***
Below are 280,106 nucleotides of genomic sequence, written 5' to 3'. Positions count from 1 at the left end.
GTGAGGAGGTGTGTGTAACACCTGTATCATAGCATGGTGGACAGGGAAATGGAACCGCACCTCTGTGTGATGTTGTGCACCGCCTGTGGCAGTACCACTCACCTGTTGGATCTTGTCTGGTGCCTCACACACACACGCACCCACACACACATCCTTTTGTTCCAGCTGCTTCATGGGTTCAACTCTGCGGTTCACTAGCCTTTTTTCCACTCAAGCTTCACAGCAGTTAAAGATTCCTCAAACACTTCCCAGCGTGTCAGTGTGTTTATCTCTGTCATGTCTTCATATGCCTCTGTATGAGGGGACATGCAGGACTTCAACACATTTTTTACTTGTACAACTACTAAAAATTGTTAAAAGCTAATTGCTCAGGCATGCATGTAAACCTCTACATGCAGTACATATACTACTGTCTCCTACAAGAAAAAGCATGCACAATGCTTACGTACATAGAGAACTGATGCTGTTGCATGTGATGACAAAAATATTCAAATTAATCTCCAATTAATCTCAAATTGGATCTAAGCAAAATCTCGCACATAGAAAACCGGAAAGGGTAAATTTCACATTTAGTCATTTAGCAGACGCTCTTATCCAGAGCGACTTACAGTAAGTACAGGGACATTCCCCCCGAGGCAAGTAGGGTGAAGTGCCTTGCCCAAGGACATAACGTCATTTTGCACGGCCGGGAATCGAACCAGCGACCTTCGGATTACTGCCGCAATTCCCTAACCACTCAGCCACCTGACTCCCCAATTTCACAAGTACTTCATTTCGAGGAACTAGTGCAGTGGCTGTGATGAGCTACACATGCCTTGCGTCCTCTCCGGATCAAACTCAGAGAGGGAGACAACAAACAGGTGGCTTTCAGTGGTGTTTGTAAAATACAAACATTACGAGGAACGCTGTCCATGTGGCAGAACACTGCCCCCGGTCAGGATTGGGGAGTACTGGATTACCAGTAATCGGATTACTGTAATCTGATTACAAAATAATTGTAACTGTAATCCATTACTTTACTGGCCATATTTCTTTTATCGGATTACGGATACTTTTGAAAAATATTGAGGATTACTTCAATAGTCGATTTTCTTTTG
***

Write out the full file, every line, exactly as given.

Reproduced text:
Below are 280,106 nucleotides of genomic sequence, written 5' to 3'. Positions count from 1 at the left end.
GTGAGGAGGTGTGTGTAACACCTGTATCATAGCATGGTGGACAGGGAAATGGAACCGCACCTCTGTGTGATGTTGTGCACCGCCTGTGGCAGTACCACTCACCTGTTGGATCTTGTCTGGTGCCTCACACACACACGCACCCACACACACATCCTTTTGTTCCAGCTGCTTCATGGGTTCAACTCTGCGGTTCACTAGCCTTTTTTCCACTCAAGCTTCACAGCAGTTAAAGATTCCTCAAACACTTCCCAGCGTGTCAGTGTGTTTATCTCTGTCATGTCTTCATATGCCTCTGTATGAGGGGACATGCAGGACTTCAACACATTTTTTACTTGTACAACTACTAAAAATTGTTAAAAGCTAATTGCTCAGGCATGCATGTAAACCTCTACATGCAGTACATATACTACTGTCTCCTACAAGAAAAAGCATGCACAATGCTTACGTACATAGAGAACTGATGCTGTTGCATGTGATGACAAAAATATTCAAATTAATCTCCAATTAATCTCAAATTGGATCTAAGCAAAATCTCGCACATAGAAAACCGGAAAGGGTAAATTTCACATTTAGTCATTTAGCAGACGCTCTTATCCAGAGCGACTTACAGTAAGTACAGGGACATTCCCCCCGAGGCAAGTAGGGTGAAGTGCCTTGCCCAAGGACATAACGTCATTTTGCACGGCCGGGAATCGAACCAGCGACCTTCGGATTACTGCCGCAATTCCCTAACCACTCAGCCACCTGACTCCCCAATTTCACAAGTACTTCATTTCGAGGAACTAGTGCAGTGGCTGTGATGAGCTACACATGCCTTGCGTCCTCTCCGGATCAAACTCAGAGAGGGAGACAACAAACAGGTGGCTTTCAGTGGTGTTTGTAAAATACAAACATTACGAGGAACGCTGTCCATGTGGCAGAACACTGCCCCCGGTCAGGATTGGGGAGTACTGGATTACCAGTAATCGGATTACTGTAATCTGATTACAAAATAATTGTAACTGTAATCCATTACTTTACTGGCCATATTTCTTTTATCGGATTACGGATACTTTTGAAAAATATTGAGGATTACTTCAATAGTCGATTTTCTTTTG